Sunitinib-Induced Systemic Vasoconstriction in Swine Is Endothelin Mediated and Does Not Involve Nitric Oxide or Oxidative Stress
Angiogenesis inhibition with agents targeting tyrosine kinases of vascular endothelial growth factor receptors is an established anticancer treatment, but is, unfortunately, frequently accompanied by systemic hypertension and cardiac toxicity. Whether vascular endothelial growth factor receptor antagonism also has adverse effects on the pulmonary and coronary circulations is presently unknown. In chronically instrumented awake swine, the effects of the vascular endothelial growth factor receptor antagonist sunitinib on the systemic, pulmonary, and coronary circulation were studied. One week after sunitinib (50 mg PO daily), mean aortic blood pressure (MABP) had increased from 83±5 mm Hg at baseline to 97±6 mm Hg (P<0.05) because of a 57±20% increase in systemic vascular resistance as cardiac output decreased. In contrast, sunitinib had no discernible effects on pulmonary and coronary hemodynamics or cardiac function. We subsequently investigated the mechanisms underlying the sunitinib-induced systemic hypertension. Intravenous administration of NO synthase inhibitor NG-nitro-l-arginine increased MABP by 24±1 mm Hg under baseline conditions, whereas it increased MABP even further after sunitinib administration (32±3 mm Hg; P<0.05). Reactive oxygen species scavenging with a mixture of antioxidants lowered MABP by 13±2 mm Hg before but only by 5±2 mm Hg (P<0.05) after sunitinib administration. However, intravenous administration of the dual endothelin A/endothelin B receptor blocker tezosentan, which did not lower MABP at baseline, completely reversed MABP to presunitinib values. These findings indicate that sunitinib produces vasoconstriction selectively in the systemic vascular bed, without affecting pulmonary or coronary circulations. The sunitinib-mediated systemic hypertension is principally attributed to an increased vasoconstrictor influence of endothelin, with no apparent contributions of a loss of NO bioavailability or increased oxidative stress.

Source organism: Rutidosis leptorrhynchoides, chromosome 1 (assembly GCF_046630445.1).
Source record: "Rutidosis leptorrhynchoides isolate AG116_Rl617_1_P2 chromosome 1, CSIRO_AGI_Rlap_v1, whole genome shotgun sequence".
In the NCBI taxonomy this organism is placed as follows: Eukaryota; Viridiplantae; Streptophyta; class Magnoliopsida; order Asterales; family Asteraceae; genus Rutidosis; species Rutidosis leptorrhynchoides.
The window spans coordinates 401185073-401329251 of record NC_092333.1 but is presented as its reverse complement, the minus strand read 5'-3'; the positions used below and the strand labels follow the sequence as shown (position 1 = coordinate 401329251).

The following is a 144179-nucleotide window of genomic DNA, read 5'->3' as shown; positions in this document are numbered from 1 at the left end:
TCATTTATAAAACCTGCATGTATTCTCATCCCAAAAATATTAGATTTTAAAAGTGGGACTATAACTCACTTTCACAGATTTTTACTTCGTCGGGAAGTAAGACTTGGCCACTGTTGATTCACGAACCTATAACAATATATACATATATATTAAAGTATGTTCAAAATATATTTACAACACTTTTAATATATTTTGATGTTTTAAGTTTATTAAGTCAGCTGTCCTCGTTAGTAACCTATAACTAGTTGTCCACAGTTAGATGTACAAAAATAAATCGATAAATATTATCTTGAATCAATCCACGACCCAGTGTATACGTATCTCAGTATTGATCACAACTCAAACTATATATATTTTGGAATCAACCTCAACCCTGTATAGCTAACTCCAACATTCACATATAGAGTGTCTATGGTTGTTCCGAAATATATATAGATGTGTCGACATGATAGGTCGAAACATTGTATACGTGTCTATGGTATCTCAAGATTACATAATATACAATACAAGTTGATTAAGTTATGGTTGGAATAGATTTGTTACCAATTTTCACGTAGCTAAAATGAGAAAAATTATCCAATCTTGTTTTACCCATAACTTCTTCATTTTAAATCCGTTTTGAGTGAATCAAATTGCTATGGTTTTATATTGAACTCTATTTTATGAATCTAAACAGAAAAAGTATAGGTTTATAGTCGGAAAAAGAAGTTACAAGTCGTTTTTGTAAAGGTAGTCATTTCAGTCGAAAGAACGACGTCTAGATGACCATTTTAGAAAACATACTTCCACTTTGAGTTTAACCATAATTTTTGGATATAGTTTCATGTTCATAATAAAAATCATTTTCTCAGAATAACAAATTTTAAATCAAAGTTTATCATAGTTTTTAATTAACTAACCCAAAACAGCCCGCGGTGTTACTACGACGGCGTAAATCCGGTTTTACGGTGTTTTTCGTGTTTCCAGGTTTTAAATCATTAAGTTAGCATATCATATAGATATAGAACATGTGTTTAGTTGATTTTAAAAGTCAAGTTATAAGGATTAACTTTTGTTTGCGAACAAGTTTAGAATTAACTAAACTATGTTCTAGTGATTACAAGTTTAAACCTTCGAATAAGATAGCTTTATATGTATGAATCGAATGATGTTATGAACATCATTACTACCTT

- Received September 1, 2011.
- Revision received September 19, 2011.
- Accepted November 1, 2011.
- © 2011 American Heart Association, Inc.